‘The Libor scandal’ is a phrase that has lodged in public consciousness in the aftermath of the recent banking crisis without ever being widely understood. Libor is the London interbank offered rate, a benchmark based on the interest rates that leading banks would have to pay were they to borrow in any major currency from another bank. Until 2012 the British Bankers’ Association (BBA) collated the interest rate information supplied by individual banks in order to produce the benchmark figure. Its daily rate-fixings affected the prices of loans, deposits and traded financial instruments all around the world.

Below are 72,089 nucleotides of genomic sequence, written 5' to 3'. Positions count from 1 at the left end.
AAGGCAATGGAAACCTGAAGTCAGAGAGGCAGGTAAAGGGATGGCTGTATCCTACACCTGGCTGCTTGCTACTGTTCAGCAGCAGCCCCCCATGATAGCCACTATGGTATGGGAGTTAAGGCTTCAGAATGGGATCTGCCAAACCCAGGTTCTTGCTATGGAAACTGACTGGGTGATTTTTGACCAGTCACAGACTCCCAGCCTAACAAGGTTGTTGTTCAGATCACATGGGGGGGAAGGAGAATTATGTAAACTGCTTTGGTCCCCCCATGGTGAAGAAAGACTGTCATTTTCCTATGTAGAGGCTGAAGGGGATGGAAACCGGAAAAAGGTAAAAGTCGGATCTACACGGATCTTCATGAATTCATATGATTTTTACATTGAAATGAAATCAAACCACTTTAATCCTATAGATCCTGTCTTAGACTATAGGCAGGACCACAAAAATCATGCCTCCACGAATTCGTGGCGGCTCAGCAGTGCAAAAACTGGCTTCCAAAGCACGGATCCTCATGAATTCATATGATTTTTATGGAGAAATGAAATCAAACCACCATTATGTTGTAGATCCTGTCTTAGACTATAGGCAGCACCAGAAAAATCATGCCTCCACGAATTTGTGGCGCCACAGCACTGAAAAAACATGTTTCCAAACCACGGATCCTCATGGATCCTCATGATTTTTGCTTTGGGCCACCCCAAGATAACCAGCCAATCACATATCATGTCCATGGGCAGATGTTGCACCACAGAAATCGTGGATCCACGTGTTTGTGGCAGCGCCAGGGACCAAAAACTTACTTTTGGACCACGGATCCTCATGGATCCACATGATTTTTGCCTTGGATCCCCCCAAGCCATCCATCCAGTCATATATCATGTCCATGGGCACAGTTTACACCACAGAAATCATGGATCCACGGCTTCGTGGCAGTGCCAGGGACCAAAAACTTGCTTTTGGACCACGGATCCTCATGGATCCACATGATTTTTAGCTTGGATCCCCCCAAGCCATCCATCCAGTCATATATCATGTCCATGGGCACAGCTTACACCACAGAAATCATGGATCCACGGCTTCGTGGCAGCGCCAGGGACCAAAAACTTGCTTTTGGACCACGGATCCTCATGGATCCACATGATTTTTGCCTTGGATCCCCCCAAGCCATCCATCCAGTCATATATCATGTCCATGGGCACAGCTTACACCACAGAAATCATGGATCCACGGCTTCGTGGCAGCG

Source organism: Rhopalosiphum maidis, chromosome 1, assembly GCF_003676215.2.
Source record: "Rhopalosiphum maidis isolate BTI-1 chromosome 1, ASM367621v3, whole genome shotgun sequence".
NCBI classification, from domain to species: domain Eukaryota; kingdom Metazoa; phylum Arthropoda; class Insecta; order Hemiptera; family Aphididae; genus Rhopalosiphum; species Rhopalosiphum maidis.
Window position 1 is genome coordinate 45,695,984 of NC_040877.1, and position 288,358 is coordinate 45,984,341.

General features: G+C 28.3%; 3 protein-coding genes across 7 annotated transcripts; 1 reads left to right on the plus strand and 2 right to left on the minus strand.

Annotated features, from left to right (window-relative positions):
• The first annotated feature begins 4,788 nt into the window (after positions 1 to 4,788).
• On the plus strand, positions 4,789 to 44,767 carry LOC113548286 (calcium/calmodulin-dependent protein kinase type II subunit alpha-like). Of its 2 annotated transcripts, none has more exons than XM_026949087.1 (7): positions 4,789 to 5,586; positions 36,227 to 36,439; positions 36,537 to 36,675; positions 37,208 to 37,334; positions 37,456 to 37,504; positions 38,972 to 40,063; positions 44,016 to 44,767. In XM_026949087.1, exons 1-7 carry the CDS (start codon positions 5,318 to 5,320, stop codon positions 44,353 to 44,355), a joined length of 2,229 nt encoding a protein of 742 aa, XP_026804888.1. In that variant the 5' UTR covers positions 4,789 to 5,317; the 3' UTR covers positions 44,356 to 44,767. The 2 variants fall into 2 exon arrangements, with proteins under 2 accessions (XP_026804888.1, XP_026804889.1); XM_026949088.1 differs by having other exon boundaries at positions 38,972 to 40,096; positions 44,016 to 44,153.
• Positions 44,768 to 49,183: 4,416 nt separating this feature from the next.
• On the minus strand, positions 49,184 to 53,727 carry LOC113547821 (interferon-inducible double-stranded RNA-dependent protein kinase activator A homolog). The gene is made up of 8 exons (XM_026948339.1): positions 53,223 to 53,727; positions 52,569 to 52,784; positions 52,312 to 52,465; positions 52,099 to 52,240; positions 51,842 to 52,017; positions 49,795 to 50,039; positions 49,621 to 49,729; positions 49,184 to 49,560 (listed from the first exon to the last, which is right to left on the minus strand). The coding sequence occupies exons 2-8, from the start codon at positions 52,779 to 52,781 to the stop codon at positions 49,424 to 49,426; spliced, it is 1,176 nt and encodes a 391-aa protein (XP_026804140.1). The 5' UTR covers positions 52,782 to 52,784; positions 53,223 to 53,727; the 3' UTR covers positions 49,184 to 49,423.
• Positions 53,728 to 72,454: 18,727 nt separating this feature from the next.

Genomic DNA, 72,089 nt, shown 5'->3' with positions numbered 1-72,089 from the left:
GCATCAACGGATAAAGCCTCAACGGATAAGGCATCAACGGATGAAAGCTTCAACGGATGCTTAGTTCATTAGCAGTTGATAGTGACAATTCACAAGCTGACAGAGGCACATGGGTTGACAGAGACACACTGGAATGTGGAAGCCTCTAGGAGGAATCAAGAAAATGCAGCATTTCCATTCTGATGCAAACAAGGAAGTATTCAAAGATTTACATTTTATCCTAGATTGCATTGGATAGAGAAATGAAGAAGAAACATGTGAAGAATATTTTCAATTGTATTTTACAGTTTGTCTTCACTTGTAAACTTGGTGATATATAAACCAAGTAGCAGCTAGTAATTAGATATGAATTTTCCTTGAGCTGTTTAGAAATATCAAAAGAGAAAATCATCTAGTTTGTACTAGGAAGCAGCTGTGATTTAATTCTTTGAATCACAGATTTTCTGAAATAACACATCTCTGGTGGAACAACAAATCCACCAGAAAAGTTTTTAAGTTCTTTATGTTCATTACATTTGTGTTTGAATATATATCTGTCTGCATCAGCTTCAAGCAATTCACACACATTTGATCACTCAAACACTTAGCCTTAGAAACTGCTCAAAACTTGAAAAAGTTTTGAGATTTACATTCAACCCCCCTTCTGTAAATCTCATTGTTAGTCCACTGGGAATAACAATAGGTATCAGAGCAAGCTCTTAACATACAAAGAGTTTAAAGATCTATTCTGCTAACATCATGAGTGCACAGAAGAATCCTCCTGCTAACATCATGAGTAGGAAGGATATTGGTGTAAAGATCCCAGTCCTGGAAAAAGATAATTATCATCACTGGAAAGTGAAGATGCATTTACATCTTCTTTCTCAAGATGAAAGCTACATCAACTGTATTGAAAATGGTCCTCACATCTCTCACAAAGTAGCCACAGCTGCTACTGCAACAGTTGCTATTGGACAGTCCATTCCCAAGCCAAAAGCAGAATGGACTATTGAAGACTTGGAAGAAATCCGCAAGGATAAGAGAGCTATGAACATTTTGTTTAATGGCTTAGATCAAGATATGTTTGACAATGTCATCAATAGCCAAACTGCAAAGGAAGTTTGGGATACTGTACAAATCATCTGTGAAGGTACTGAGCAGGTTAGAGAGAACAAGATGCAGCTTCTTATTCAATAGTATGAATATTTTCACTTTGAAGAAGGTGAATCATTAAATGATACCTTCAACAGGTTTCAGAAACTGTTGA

Throughout the second half of the 2000s, banks habitually misreported the interest rates they were being charged to suit their own purposes, either to suggest that their borrowing costs were lower (and their market reputation higher) than they really were, or to generate bigger profits or smaller losses